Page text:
pulsory education. He believed ii:
edlucation and lamented the fact that
there were twenty thousand more
negroes than white children enrolled
in the public schools of the state lasi
rear. The white children of the state
aought to be educated but it was with
the parents to see to it that they took
adivantage of all the opportunities of
fered to secure an education.
Mr. Dominick favored biennia! se r
sions ot the legislature on acount<
the saving to the people with possibly
even more efficient legislation than w
have at present.'
Thedford's Black-Draugtht has
saved doctors' bills for more than
sixty years. For the common famn
ily ailments such as constipation,
indigestion.h~ard clds, bowel com
plaints, chills and fever, bilious
ns,headaches and other like:
complaints no other medicine is
necessary. It invigorates and reg
ultsthe liver, assists digestion,
stimulates action of the kiidneys,
purifies the blood, and purges the
bowels of foul accumulations. It
cures liver complaint, indigestion,
sour stomach, dizziness, chills,
rheumatic pains, sideache, back
ache, kidney troubles, constipation,
diarrha,a biliousness, piles, hard
colds and headache. *Every drug
gist has Thedford's Black-Draught
in 25 cent packages and in mam
moth size for $1.00. Never accept
ia substitute. Insist on having the
oriainal made by the Chattanooga
I believe Thedford's Black-Draught
is the best medizine on earth. It is
good for any and everything. I have
a family of twelve children, and for 1
four years I have kept them on foot i6
and healthy with no doctor but Black- a
Sown at the last working
of the Corn or Cotton Crop,
can be plowed under the following
April or May in time to plant corn
or other crops the same season.
Crimson Clover prevents winter
leaching of the soil, is equal in fer
tilizing value to a good application
of stable manure and will wonder
fully increase the yield and qual
itv of corn or other crops which
follow it. It also makes splendid
winter and spring grazing, fine
early green feed, or a good hay
crop. Even if the crop is cut off,
the action of the roots and stubble
improve the land to a marked de
Write for price and special cr.
cular telling about seeding etc.
T.W.Wood & Sons, Seedsmen,
RICHMOND, - VIRBINIA,
Wood's Descriptive Fall Catalog, ready
about August 1st, tells all about Farm
and Vegetable Seeds for Fall plant
ing. Mailed free on request.
Daniels & Willianjson
Illinois Central Railroad
DIRECT ROUTE TO THE
ST, LOUIS EXPOSITION,
TWO TRAINS DAILY.
In connection with W. & A. R. R.
N. C. & S. L. Ry fom Atlanta
Lv Atlanta 8.25 a m.Ar St.Louis 7.<
Leave Atlanta 8.25 A. M.
Arrive St. Louis 7.08 A. M.
Leave Atlanta 8.30 P. M.
Arrive St. Louis 7.36 P. M.
With Through Sleeping Cars
ROUTE OF THE FAMOUS
Carrying the only morning sleepir
car from Atlanta to St. Louis. Th
car leaves Jacksonville daily, 8.o5
in., Atlanta 8:25 a. mn., giving you ti
entire day in St. Louis to get loc'ate
For rates from your city, World
Fair Guide Book and schedule
sleeping car reservations, also ft
book showing hotels and boardir
houses, quoting their rates, write1
.FRED D. MILLER,
Traveling Passenger Agent.
No. N. Pryor St., Atlanta. Ga.
Newberry, S. C.
'Capital - - - $50,00
'Surplus - - - 19,50
since organization 21,00
Paid Depositors in
ment since or
ganization - -$9,20
A man working by the day is pa:
for the time he puts inat w ork, hi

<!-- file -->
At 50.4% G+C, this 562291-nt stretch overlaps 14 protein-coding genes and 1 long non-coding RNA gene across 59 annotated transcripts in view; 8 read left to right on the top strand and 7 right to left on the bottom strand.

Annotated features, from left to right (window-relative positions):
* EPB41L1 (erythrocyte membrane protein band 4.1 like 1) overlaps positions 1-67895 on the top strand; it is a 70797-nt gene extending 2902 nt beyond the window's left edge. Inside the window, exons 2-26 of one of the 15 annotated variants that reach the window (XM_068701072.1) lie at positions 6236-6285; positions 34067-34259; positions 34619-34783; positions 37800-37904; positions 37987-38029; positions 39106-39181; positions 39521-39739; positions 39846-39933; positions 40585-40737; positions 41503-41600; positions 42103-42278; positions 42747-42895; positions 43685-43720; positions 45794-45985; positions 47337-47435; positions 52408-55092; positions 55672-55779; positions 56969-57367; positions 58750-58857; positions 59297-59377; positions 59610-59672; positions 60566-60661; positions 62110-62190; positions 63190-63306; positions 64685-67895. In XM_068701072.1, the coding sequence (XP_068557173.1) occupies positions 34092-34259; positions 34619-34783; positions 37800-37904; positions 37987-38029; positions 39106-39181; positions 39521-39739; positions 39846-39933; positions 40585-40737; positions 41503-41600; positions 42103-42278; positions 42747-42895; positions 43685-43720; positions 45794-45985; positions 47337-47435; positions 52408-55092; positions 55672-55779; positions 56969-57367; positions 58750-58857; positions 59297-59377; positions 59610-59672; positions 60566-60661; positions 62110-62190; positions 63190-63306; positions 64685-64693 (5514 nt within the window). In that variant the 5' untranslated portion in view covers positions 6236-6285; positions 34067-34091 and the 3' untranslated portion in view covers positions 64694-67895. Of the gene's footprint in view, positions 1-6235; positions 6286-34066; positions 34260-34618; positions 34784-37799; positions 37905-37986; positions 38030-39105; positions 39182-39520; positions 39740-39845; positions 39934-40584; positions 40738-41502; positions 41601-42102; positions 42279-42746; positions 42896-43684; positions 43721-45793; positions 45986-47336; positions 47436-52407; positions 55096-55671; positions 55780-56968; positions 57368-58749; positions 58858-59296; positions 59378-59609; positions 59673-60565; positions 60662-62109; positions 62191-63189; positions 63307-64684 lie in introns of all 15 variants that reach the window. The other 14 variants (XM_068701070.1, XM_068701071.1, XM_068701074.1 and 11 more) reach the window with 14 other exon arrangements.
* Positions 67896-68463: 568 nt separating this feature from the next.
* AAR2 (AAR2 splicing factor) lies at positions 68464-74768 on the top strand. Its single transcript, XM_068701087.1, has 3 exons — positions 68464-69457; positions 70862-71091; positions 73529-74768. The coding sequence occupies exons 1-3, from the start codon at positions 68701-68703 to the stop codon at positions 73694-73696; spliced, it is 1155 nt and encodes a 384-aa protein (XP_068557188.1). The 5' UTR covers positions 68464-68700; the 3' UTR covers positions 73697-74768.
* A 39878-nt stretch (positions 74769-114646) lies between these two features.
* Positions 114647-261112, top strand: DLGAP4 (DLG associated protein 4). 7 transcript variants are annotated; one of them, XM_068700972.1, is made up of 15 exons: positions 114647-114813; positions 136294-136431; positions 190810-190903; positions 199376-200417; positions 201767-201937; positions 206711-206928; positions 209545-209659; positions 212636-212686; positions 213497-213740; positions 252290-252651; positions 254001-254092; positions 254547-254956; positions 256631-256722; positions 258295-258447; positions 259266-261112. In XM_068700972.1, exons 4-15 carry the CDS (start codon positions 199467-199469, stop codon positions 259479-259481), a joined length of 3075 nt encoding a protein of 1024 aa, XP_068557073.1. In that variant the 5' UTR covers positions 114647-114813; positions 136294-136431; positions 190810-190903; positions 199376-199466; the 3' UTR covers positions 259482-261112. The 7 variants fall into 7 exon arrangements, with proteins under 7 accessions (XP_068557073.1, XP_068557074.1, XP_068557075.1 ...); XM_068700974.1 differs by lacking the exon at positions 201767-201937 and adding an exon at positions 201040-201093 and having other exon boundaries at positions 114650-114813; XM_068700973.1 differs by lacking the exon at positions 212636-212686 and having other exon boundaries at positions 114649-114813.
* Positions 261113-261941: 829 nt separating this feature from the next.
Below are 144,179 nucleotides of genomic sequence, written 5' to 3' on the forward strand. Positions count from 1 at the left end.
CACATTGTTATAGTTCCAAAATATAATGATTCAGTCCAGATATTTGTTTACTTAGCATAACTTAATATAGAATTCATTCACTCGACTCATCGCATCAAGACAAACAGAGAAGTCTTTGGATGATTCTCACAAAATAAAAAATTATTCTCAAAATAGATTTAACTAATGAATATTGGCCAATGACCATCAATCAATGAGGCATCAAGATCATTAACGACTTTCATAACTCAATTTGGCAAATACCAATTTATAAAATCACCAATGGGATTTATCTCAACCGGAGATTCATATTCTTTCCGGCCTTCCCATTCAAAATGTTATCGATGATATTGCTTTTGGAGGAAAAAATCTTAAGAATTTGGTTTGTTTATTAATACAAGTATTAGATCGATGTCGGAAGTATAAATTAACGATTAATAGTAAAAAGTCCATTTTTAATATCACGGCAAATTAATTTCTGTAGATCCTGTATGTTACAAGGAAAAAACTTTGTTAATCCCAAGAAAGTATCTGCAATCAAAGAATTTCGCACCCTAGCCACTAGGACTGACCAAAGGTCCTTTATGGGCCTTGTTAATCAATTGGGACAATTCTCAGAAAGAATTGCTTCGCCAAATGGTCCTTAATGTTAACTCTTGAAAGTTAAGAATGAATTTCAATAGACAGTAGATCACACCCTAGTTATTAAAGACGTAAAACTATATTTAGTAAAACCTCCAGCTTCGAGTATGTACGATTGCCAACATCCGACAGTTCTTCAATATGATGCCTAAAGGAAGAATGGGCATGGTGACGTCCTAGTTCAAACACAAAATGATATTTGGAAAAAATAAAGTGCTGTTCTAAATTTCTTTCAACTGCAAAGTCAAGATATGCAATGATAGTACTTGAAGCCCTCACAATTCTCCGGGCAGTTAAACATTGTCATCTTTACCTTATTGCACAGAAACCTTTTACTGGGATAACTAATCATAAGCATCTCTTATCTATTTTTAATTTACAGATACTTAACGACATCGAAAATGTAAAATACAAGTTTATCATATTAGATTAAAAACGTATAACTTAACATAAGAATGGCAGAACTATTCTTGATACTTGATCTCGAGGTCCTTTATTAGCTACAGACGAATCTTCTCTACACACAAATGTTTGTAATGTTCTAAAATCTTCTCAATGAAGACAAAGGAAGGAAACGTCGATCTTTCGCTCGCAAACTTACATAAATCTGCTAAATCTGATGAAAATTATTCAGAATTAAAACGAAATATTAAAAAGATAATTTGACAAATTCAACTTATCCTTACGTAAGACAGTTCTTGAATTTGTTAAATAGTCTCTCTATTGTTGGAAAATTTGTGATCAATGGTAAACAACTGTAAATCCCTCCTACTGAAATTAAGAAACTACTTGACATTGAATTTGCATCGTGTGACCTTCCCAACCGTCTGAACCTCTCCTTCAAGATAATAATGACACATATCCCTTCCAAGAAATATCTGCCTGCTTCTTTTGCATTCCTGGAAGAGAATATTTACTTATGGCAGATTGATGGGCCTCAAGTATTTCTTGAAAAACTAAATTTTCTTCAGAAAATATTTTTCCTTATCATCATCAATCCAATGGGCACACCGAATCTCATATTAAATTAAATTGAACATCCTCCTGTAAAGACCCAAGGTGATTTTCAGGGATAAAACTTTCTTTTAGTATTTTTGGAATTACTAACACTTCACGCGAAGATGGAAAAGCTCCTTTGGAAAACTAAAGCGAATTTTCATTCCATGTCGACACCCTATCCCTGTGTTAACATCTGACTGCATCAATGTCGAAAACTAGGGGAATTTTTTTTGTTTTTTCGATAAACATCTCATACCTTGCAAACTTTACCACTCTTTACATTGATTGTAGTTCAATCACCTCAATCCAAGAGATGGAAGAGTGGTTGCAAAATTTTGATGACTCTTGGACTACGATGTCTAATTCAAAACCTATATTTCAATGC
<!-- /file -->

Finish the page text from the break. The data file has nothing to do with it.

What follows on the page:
when that man saves a dollar for h
day's labor it works for him night
as well as days; never lays off c
account of bad weather and nev<
gets sick, but goes right on earl
ing him an income. It's a ni<
thing to work for money, but it
much nicer to have money workir
for you. Try it---open a saving
account with us arnd get some mone
working for you. M\ake a depos
in te Saig epartment toda
and let it begin to work for yo
Interest comnputed at 4 per cer
POINTS OF EXCELLENCE:-1High Standard. A
..-itv Methods. Fine R~quipmetit. Splendid Librai
un.wrpassedl Healthfulness. Floior Svstemn Full l.itt
Degrees of A. It. and A. M1. Winnie bavls School of
Send for catalogue.
ICot:r.-es leading to the degrees of Bachelor of Arts
Library Reading Room. L.aboratories., Lar-e and
to a Minimuni.
Next session begins Sept. i4. For rooms apply to
tioni, adldress. The Secretary of the Facul v.
Whiskey Morphilie ci%
Habit, Habit, - -
9i9 Lady St. (or P. 0. Box 75,) Columbia. S. C
NEWBERRY AND P1
Old Point, Va.
Virginia Beach, Va
Ocean View, Va.
Carolina Beach, N.
Myrtle Beach, N. C.
Through Pullman Sleeping C
- Norfolk. Arrive Norfolk 6.00 A
Tickets good-to return on any tr
,..Columbia, Newberry and Le
For Reservations or any Inforr
J. W. DENNING, Agent, J.
Newberry, S. C.
WORLD'S FAIR, -
Best Line, Choice of Routes, Ti
Stop-overs allowed at Western N
Low Excursion Rate Tickets on S
Season 'l ickets
'V Sixty Day Ticke
s Fifteen Day Tic]
e For Full information, or Worl<
any Agent Southern Railway, or
Old Point Comfort,
0 Virginia Beach,
Tickets good to return
t For full information as
s ing car reservation, app
'Southern Railway, or
Broad & 9tby Sts., RIC
. tIs the leading Busines Colge sout of g.
nthe City, and. Without except.ido, te al e
r. e. Ross, LAW STEA 'eRAPHER. RlCbmond. BokkeE
ge for Women,
ble Facultv Thorough Instruction. Univer
'y. Fxcellent r,ahoratories. Beautiful Site.
-rary. Scientific Musical. an< Artistic C.urses.
History. NeXt Se~S601 Opel)" Sept. 20' ft)0.
Lodge, A. M., Ph. D., President.
GR~EENVILLE, S. C.
SI Y EDWINMcNEAL POTEAT.
S1 Y President.
SB. A. i .171( Ma.ter of Arts; (M. A.)
Confortable ortnitories. Fx penses 7tf!thed
Prof. If. T. Cook. For Catalogcue or infcrna.
carette _ All Drug and Tobacco
of South Carolina.
Confidental correispondence -olicited.
6 } $900
(S. C-) $65,00
ars from Newberry direct to
. M., August 18th, 1904.
ain until September I st, 1904.
iurens R. R., via A M
nation see or write
F. LIVINGSTON,S. A.,
Columbia, S. C. 9
- - ST. "LOUIS,
irough Pullman Sleepers, and
orth Carolina Summer Resorts
sale from Newberry as follows:
- - - $37.15
ts- - 31.00
cets - 25.00
f's Fair Literature, apply to
R. W. HUNT,
~ivision Passenger Agent,
Charleston, S. C.
ust |7th, 1904,
RY, S. C., TO
until Se pt. 1st, 1904.
to schedules, sleep
ly to any agent of the
R. W. H UNT,
Charleston, S. C.
Dept. Ladies & entieree. NoNvOns.E
>usiness roen for the best Business College
mn2ended SmilthdeaP's as thte best "-- w.
nina. Shorthand. Writing. taugant E'w mall.